Now it is more than possible to be good at more than one console or platform. The real challenge is having the time to evolve with each one. I can only imagine how complicated future games will be for my generation when we try to play.      


Popular posts from this blog

League of Legends and Gaming Theory... Unite!

Every time I start to make a post on this blog I think  "What game should I discuss? What is something I want to write about?" and I give myself the same answer every time, League of Legends. Yet I always decide that I should avoid it because Half-Real doesn't apply to League (<---Very wrong), but after essentially looking for any excuse to geek over League and flipping through the book again I realized it could have actually been the ideal example to so many parts of the book, and a near perfect example in many cases. It was as if Teemo had Q'd me with his Blinding Shot and I could not see how this book had anything to do with a no narrative unconventional game like League of Legends

    League of Legends is a part of a insanely fast growing sub-genre of Real-Time Strategy (RTS) games called Multiplayer Online Battle Arena or MOBA's and is currently the most played video game in the world. The basics of League can be summarized by using Juul's three r…

Posthumanist Ethics in Wolfenstein II: The New Colossus, Delivered to the Far West Popular Culture Association Conference on 25 February 2018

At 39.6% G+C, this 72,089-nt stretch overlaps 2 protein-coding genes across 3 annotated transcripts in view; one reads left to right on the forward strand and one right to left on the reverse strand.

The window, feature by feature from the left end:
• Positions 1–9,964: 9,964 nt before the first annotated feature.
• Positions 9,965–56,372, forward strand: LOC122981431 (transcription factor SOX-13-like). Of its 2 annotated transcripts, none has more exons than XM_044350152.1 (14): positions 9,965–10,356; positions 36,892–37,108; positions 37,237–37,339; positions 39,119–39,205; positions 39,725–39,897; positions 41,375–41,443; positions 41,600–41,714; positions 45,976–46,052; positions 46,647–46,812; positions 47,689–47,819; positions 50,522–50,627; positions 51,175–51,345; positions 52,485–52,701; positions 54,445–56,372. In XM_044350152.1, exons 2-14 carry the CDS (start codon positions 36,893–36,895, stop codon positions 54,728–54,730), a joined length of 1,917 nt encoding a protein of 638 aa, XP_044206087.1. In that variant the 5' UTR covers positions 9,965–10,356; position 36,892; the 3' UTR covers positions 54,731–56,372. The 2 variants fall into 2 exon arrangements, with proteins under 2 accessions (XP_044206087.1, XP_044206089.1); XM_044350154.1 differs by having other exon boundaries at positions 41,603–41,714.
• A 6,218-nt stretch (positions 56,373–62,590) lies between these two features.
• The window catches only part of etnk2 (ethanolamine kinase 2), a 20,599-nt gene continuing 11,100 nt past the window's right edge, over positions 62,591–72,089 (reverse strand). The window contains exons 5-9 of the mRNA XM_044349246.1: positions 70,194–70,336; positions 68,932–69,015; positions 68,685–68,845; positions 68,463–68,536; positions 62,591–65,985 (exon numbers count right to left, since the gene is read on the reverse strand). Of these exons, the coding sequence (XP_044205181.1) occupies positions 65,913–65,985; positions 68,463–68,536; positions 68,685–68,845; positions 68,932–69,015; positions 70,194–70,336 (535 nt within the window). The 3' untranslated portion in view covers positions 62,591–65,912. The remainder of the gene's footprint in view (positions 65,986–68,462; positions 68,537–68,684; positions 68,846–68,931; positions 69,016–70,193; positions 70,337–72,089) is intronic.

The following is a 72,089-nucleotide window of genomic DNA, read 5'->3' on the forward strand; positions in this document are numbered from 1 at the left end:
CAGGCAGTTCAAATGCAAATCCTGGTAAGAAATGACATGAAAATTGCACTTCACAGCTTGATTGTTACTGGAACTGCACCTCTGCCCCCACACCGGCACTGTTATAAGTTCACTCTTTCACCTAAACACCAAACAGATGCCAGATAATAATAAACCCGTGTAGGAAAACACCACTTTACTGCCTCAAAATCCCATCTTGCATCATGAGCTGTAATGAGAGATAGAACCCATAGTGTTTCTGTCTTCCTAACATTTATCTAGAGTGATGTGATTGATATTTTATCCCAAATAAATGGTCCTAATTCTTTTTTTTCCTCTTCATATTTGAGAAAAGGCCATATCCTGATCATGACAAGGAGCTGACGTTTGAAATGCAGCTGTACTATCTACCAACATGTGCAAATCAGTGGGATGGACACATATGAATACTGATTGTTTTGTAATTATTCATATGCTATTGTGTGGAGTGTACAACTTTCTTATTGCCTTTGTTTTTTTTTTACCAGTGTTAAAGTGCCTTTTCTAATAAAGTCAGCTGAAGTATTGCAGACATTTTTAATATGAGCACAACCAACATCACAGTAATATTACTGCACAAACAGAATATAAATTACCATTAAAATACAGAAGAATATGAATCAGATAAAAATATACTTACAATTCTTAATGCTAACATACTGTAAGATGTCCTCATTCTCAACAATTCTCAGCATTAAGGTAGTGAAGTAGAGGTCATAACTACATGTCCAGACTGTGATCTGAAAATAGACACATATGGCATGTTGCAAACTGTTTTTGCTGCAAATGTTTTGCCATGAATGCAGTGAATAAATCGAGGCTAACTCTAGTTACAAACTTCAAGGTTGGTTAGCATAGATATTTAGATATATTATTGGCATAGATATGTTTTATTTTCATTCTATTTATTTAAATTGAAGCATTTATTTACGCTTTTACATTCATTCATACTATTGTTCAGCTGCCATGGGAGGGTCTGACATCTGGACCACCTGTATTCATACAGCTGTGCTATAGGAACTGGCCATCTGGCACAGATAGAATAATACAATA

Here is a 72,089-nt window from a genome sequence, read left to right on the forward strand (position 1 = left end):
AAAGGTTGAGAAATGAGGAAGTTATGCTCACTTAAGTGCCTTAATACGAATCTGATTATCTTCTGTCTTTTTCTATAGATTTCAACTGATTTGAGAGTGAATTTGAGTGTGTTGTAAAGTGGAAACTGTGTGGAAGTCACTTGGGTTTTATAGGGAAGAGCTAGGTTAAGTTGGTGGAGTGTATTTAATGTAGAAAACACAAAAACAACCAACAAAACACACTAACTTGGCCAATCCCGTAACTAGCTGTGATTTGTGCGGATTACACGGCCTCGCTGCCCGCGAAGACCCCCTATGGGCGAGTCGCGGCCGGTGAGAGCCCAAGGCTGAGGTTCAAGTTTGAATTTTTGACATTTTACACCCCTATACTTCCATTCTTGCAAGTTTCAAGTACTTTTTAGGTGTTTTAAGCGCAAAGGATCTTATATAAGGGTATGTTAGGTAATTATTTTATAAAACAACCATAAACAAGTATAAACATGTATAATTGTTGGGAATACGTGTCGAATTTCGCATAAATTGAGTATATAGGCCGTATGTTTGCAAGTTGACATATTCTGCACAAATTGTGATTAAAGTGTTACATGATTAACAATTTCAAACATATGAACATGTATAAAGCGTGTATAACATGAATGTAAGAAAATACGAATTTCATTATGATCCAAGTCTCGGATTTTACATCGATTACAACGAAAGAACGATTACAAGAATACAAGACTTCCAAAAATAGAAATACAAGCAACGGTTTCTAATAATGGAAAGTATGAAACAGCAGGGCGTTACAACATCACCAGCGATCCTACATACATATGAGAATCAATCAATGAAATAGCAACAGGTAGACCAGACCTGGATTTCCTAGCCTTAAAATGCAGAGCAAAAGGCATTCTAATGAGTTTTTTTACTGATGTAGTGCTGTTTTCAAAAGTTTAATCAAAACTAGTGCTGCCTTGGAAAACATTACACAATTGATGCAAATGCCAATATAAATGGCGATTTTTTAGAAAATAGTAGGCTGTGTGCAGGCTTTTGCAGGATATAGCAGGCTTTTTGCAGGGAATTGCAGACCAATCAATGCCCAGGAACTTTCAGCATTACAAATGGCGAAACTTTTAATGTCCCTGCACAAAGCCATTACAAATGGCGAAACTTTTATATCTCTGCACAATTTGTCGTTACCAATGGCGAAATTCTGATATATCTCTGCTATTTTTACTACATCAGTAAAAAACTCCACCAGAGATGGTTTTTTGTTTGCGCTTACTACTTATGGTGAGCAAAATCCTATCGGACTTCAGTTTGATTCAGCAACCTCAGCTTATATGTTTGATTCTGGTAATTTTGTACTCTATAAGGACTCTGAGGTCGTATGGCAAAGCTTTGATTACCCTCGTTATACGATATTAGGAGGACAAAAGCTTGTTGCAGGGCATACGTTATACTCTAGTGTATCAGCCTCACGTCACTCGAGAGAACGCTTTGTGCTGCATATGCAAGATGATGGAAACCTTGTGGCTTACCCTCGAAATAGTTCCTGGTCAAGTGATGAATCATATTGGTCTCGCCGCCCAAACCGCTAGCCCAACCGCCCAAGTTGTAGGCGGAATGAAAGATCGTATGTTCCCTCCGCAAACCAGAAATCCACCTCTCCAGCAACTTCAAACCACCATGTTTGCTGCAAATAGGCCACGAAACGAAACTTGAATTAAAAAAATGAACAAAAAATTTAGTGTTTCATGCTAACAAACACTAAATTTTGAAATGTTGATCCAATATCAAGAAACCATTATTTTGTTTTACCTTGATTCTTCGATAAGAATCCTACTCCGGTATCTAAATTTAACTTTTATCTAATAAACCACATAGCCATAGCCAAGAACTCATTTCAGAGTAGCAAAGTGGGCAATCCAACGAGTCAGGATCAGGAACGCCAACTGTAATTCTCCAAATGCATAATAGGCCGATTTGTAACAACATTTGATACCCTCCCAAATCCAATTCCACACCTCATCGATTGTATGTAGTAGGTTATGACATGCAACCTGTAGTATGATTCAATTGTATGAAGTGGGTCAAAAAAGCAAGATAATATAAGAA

As is so often the case with conference presentations, these 15 minutes comprise a snapshot of what should be a broader project; there are several papers to be written about the posthumanist ethic that infuses this game. I’m going to focus on The New Colossus’s use of non-human animals as ethical conduits, but first I want to make a brief case for taking this game’s political engagement seriously. Many of you probably remember that when the trailer for The New Colossus was released in early October of 2017, there was some backlash on social media from people who felt personally implicated by the tagline “Make America Nazi Free Again.” 
Tension in the aftermath of the Charlottesville white nationalist rally in August remained high, and to avoid further antagonizing the grumblers, Bethesda could have distanced itself with the old standby “it’s just a game” or even “it’s just a game that has always been about killing Nazis.” 
Instead, though, Pete Hines, the studio's vice president of …

Xenoblade Chronicles: Gamer’s Inside Analysis

The Xenosaga series gave the imagination of a story, with epic action and adventure with a feel of Japanese anime, into a different game that is equally large, if not larger, to the Xenosaga series on the PS2. Gamers that play Xenoblade Chronicles will think back to them playing Xenosaga, if they played any of them, and compare to Xenoblade Chronicles by amount of gameplay, the story, and the entire layout of the game itself.
The story starts on the creation of the world the characters live in, which are two giants, locked in battle, over a vast ocean and under an endless sky. The common denominator is the sea and the sky, because they exist in reality, but it’s clear 2 giants are fictional. One is called the Bionis, and the other is called the Mechonis. Then, all of a sudden, they are mysteriously frozen in time. So, “Eons” later, life and machines rise from these giant titans. It’s clear that the name Bionis has the prefix bio- which means life, and the prefix of Mechonis is Mech- me…